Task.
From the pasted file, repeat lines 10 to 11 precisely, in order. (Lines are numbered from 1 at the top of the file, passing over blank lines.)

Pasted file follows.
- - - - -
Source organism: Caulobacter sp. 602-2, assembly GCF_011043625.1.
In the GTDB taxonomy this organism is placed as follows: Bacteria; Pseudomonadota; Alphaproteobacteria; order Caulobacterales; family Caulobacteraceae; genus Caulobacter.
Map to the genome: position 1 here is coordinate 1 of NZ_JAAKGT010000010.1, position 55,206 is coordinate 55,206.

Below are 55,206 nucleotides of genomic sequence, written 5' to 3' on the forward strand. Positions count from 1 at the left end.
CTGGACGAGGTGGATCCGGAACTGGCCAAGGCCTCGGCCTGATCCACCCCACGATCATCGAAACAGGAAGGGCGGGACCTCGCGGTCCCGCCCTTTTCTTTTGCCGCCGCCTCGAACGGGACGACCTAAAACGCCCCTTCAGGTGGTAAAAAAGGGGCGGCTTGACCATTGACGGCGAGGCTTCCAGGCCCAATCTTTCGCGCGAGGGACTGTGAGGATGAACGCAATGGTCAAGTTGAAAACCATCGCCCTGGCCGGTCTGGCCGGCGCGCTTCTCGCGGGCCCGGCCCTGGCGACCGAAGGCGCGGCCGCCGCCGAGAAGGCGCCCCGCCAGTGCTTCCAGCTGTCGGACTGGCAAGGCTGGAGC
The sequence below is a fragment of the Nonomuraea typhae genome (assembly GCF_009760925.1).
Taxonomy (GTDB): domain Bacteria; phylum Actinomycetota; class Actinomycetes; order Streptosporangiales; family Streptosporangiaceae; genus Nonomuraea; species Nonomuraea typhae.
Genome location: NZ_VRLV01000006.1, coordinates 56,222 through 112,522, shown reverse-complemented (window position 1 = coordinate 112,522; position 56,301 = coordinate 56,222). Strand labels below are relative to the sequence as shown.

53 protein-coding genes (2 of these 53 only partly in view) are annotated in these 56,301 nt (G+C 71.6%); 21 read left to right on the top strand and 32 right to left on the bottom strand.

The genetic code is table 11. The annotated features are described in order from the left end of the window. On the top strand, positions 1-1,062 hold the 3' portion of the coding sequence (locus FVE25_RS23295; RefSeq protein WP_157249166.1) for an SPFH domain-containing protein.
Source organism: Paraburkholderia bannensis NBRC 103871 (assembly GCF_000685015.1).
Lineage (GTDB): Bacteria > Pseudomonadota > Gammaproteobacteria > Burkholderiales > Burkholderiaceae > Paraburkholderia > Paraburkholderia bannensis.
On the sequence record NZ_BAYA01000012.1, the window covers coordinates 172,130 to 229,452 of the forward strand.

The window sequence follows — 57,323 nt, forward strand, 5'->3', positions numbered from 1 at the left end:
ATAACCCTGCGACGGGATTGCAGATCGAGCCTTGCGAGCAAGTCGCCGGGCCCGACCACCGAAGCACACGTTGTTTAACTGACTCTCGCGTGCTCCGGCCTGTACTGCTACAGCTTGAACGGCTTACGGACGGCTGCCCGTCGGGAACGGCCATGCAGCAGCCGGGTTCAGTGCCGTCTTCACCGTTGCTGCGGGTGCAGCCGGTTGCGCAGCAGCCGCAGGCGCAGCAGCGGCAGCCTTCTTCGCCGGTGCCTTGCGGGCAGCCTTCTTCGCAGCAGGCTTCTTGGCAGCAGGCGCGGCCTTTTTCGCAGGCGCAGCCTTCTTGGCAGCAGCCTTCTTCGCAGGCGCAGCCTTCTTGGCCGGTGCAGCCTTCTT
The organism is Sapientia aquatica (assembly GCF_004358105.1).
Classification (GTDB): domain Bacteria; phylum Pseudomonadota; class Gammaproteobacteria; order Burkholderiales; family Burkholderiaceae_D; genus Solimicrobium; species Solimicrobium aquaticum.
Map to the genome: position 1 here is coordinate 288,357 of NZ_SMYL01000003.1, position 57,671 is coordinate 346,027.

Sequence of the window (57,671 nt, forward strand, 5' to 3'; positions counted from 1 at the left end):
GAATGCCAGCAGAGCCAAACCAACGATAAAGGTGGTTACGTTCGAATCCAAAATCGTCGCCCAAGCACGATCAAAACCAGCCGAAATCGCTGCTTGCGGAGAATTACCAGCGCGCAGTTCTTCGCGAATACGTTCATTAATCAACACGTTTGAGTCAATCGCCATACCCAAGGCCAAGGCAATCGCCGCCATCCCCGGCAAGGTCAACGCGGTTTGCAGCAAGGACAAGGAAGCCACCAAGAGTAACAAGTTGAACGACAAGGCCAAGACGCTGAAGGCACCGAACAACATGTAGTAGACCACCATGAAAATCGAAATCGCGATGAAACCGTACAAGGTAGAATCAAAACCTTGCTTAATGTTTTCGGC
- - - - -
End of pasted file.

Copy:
The genetic code is table 11. The annotated features are described in order from the left end of the window. On the top strand, positions 1-1,062 hold the 3' portion of the coding sequence (locus FVE25_RS23295; RefSeq protein WP_157249166.1) for an SPFH domain-containing protein.
Source organism: Paraburkholderia bannensis NBRC 103871 (assembly GCF_000685015.1).